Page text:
Are commercial real estate prices on the rise, holding steady, or in flux?
DULL: Prices seem to continue to be increasing at a comfortably steady rate. We are now just getting back to pre-downturn prices.
LOUKAS: Pricing seems to have largely plateaued. This is a very general comment, as there are submarkets where land values and/or rents have just recently rebounded, and I expect to see some additional growth.
From an investment sales perspective, cap rates have remained at all-time lows. Everyone has expected interest rates to rise for years now, with cap rates rising thereafter, but they haven’t.
GRAY: Commercial real estate prices are trending up just based on supply and demand.
How are new builds doing versus existing space?
DULL: There is strong demand for new construction. This is being driven by the fact that now all pre-existing space is mostly leased or occupied since the down turn. The cost of new construction is rising and that is making the existing property values higher and allows those owners to raise rates.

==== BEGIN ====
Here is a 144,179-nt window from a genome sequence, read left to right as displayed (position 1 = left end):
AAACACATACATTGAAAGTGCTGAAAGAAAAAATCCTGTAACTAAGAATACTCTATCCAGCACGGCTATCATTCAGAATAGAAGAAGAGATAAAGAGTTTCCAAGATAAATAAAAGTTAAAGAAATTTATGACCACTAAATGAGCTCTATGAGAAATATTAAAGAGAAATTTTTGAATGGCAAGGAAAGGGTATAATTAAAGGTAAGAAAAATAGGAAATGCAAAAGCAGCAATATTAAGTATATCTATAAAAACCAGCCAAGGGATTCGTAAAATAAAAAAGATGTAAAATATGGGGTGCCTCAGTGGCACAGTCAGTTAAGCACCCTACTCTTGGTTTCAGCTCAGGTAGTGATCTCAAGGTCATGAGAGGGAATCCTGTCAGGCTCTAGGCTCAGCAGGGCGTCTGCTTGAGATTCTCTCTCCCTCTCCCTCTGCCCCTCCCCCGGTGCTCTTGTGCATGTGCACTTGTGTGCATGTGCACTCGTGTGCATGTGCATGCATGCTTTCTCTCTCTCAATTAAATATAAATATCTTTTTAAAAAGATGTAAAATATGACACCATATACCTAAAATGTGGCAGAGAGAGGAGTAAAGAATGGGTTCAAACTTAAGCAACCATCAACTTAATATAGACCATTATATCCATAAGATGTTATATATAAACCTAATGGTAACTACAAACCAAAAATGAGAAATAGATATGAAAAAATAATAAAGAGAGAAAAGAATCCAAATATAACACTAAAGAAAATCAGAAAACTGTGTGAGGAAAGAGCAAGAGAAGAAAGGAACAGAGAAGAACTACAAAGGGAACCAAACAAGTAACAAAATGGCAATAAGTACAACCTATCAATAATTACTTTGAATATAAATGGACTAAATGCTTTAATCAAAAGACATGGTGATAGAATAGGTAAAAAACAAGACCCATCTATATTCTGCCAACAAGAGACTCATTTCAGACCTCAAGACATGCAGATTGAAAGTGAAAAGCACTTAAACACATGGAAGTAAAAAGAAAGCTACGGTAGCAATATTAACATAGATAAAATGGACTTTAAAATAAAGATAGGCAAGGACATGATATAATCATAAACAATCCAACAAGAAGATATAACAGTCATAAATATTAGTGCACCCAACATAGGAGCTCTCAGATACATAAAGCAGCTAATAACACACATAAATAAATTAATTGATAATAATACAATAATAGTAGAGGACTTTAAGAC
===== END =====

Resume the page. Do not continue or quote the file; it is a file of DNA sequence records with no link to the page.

LOUKAS: Other than apartments, whose fundamentals remain quite strong, there has only been limited commercial development. For the most part, these new projects, and the few redevelopments, have secured top of market rates and have stabilized quickly.
OLDS: New construction and renovations are both strong for us. In prior years, building new was more of a risk but that seems to have waned. Existing spaces are not necessarily less costly, and they certainly have greater risk for the unknown condition. Older spaces can offer a certain look and feel that can support the image a business is seeking. Much older buildings (1960s and earlier) can be fraught with limitations in ceiling heights, accessibility, mechanical and electrical systems, not to mention all the structural and energy issues we design for today, so the client must have an appetite and desire for addressing those unique challenges. Developers of all project types understand new builds have a predictability that banks appreciate and a financial structure that can help make the project successful.
What challenges are facing commercial real estate in the Cape Fear region?
GRAY: Challenges facing commercial development vary based on the magnitude of the commercial development employee base. Larger commercial employers trend consideration and concerns toward incentives, taxes, and workforce development. Smaller commercial employees trend consideration and concern toward taxes, pay thresholds, and lease flexibility.